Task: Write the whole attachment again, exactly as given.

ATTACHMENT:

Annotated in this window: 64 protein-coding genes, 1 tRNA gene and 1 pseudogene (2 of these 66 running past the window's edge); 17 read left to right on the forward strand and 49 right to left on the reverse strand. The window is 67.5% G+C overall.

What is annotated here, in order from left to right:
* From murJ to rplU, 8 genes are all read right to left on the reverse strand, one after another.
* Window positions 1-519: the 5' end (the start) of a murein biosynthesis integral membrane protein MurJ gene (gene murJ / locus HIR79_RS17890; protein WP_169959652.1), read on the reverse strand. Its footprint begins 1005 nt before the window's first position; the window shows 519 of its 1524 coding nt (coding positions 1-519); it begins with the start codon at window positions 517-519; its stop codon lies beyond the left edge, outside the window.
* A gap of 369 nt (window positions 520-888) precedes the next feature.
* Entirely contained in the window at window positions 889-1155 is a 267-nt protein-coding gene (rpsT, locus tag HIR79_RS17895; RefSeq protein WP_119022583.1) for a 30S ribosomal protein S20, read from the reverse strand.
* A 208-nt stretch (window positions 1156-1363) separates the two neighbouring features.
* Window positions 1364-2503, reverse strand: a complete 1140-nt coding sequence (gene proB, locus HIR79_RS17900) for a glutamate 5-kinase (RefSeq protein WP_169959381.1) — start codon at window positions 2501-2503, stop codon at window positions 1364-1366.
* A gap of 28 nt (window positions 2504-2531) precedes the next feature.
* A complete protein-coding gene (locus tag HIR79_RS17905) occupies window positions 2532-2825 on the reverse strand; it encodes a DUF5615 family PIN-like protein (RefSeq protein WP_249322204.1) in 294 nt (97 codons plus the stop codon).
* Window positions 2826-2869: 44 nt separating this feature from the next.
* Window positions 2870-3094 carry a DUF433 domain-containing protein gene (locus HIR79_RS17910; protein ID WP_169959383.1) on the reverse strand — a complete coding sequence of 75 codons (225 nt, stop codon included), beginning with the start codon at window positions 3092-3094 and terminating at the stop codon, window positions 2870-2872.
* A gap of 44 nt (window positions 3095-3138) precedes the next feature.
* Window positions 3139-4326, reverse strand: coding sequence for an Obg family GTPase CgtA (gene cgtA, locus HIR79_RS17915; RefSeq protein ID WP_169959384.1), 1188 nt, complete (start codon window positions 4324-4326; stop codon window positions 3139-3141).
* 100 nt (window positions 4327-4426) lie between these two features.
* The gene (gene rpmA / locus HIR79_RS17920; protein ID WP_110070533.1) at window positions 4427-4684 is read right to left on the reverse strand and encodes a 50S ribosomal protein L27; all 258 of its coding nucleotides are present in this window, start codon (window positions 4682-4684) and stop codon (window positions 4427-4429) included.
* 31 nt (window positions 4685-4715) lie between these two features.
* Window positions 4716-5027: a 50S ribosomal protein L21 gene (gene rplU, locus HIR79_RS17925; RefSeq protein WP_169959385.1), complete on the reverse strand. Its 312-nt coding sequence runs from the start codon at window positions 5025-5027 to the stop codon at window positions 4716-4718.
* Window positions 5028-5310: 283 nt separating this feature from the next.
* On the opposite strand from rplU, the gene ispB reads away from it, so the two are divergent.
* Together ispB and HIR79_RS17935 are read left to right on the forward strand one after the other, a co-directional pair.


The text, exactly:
Annotated in this window: 64 protein-coding genes, 1 tRNA gene and 1 pseudogene (2 of these 66 running past the window's edge); 17 read left to right on the forward strand and 49 right to left on the reverse strand. The window is 67.5% G+C overall.

What is annotated here, in order from left to right:
* From murJ to rplU, 8 genes are all read right to left on the reverse strand, one after another.
* Window positions 1-519: the 5' end (the start) of a murein biosynthesis integral membrane protein MurJ gene (gene murJ / locus HIR79_RS17890; protein WP_169959652.1), read on the reverse strand. Its footprint begins 1005 nt before the window's first position; the window shows 519 of its 1524 coding nt (coding positions 1-519); it begins with the start codon at window positions 517-519; its stop codon lies beyond the left edge, outside the window.
* A gap of 369 nt (window positions 520-888) precedes the next feature.
* Entirely contained in the window at window positions 889-1155 is a 267-nt protein-coding gene (rpsT, locus tag HIR79_RS17895; RefSeq protein WP_119022583.1) for a 30S ribosomal protein S20, read from the reverse strand.
* A 208-nt stretch (window positions 1156-1363) separates the two neighbouring features.
* Window positions 1364-2503, reverse strand: a complete 1140-nt coding sequence (gene proB, locus HIR79_RS17900) for a glutamate 5-kinase (RefSeq protein WP_169959381.1) — start codon at window positions 2501-2503, stop codon at window positions 1364-1366.
* A gap of 28 nt (window positions 2504-2531) precedes the next feature.
* A complete protein-coding gene (locus tag HIR79_RS17905) occupies window positions 2532-2825 on the reverse strand; it encodes a DUF5615 family PIN-like protein (RefSeq protein WP_249322204.1) in 294 nt (97 codons plus the stop codon).
* Window positions 2826-2869: 44 nt separating this feature from the next.
* Window positions 2870-3094 carry a DUF433 domain-containing protein gene (locus HIR79_RS17910; protein ID WP_169959383.1) on the reverse strand — a complete coding sequence of 75 codons (225 nt, stop codon included), beginning with the start codon at window positions 3092-3094 and terminating at the stop codon, window positions 2870-2872.
* A gap of 44 nt (window positions 3095-3138) precedes the next feature.
* Window positions 3139-4326, reverse strand: coding sequence for an Obg family GTPase CgtA (gene cgtA, locus HIR79_RS17915; RefSeq protein ID WP_169959384.1), 1188 nt, complete (start codon window positions 4324-4326; stop codon window positions 3139-3141).
* 100 nt (window positions 4327-4426) lie between these two features.
* The gene (gene rpmA / locus HIR79_RS17920; protein ID WP_110070533.1) at window positions 4427-4684 is read right to left on the reverse strand and encodes a 50S ribosomal protein L27; all 258 of its coding nucleotides are present in this window, start codon (window positions 4682-4684) and stop codon (window positions 4427-4429) included.
* 31 nt (window positions 4685-4715) lie between these two features.
* Window positions 4716-5027: a 50S ribosomal protein L21 gene (gene rplU, locus HIR79_RS17925; RefSeq protein WP_169959385.1), complete on the reverse strand. Its 312-nt coding sequence runs from the start codon at window positions 5025-5027 to the stop codon at window positions 4716-4718.
* Window positions 5028-5310: 283 nt separating this feature from the next.
* On the opposite strand from rplU, the gene ispB reads away from it, so the two are divergent.
* Together ispB and HIR79_RS17935 are read left to right on the forward strand one after the other, a co-directional pair.